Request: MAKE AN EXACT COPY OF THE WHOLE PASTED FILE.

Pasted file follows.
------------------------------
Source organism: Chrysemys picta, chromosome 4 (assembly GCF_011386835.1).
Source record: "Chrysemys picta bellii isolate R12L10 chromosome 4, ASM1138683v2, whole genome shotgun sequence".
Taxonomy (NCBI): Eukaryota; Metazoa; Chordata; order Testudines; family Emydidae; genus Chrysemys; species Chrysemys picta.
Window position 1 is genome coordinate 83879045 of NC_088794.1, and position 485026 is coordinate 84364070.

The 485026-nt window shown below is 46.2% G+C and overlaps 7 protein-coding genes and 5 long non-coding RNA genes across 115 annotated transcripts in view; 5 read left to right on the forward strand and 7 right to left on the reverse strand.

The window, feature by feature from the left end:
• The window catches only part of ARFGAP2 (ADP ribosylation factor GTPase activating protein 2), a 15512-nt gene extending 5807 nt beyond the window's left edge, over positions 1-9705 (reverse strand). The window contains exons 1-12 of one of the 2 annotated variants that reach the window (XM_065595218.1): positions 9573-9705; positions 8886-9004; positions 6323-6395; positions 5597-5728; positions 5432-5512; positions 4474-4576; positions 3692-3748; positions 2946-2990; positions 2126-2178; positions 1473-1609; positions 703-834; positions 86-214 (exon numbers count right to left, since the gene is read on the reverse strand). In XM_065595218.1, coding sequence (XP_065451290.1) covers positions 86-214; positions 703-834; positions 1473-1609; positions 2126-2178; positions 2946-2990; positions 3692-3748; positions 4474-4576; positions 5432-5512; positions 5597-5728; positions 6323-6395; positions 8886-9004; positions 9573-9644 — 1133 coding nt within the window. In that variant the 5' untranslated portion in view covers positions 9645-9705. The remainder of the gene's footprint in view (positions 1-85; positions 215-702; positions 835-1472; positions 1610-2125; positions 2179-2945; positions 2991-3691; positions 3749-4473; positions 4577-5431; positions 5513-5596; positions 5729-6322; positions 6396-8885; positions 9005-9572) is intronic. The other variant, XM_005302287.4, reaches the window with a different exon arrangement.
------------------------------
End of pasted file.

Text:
Source organism: Chrysemys picta, chromosome 4 (assembly GCF_011386835.1).
Source record: "Chrysemys picta bellii isolate R12L10 chromosome 4, ASM1138683v2, whole genome shotgun sequence".
Taxonomy (NCBI): Eukaryota; Metazoa; Chordata; order Testudines; family Emydidae; genus Chrysemys; species Chrysemys picta.
Window position 1 is genome coordinate 83879045 of NC_088794.1, and position 485026 is coordinate 84364070.

The 485026-nt window shown below is 46.2% G+C and overlaps 7 protein-coding genes and 5 long non-coding RNA genes across 115 annotated transcripts in view; 5 read left to right on the forward strand and 7 right to left on the reverse strand.

The window, feature by feature from the left end:
• The window catches only part of ARFGAP2 (ADP ribosylation factor GTPase activating protein 2), a 15512-nt gene extending 5807 nt beyond the window's left edge, over positions 1-9705 (reverse strand). The window contains exons 1-12 of one of the 2 annotated variants that reach the window (XM_065595218.1): positions 9573-9705; positions 8886-9004; positions 6323-6395; positions 5597-5728; positions 5432-5512; positions 4474-4576; positions 3692-3748; positions 2946-2990; positions 2126-2178; positions 1473-1609; positions 703-834; positions 86-214 (exon numbers count right to left, since the gene is read on the reverse strand). In XM_065595218.1, coding sequence (XP_065451290.1) covers positions 86-214; positions 703-834; positions 1473-1609; positions 2126-2178; positions 2946-2990; positions 3692-3748; positions 4474-4576; positions 5432-5512; positions 5597-5728; positions 6323-6395; positions 8886-9004; positions 9573-9644 — 1133 coding nt within the window. In that variant the 5' untranslated portion in view covers positions 9645-9705. The remainder of the gene's footprint in view (positions 1-85; positions 215-702; positions 835-1472; positions 1610-2125; positions 2179-2945; positions 2991-3691; positions 3749-4473; positions 4577-5431; positions 5513-5596; positions 5729-6322; positions 6396-8885; positions 9005-9572) is intronic. The other variant, XM_005302287.4, reaches the window with a different exon arrangement.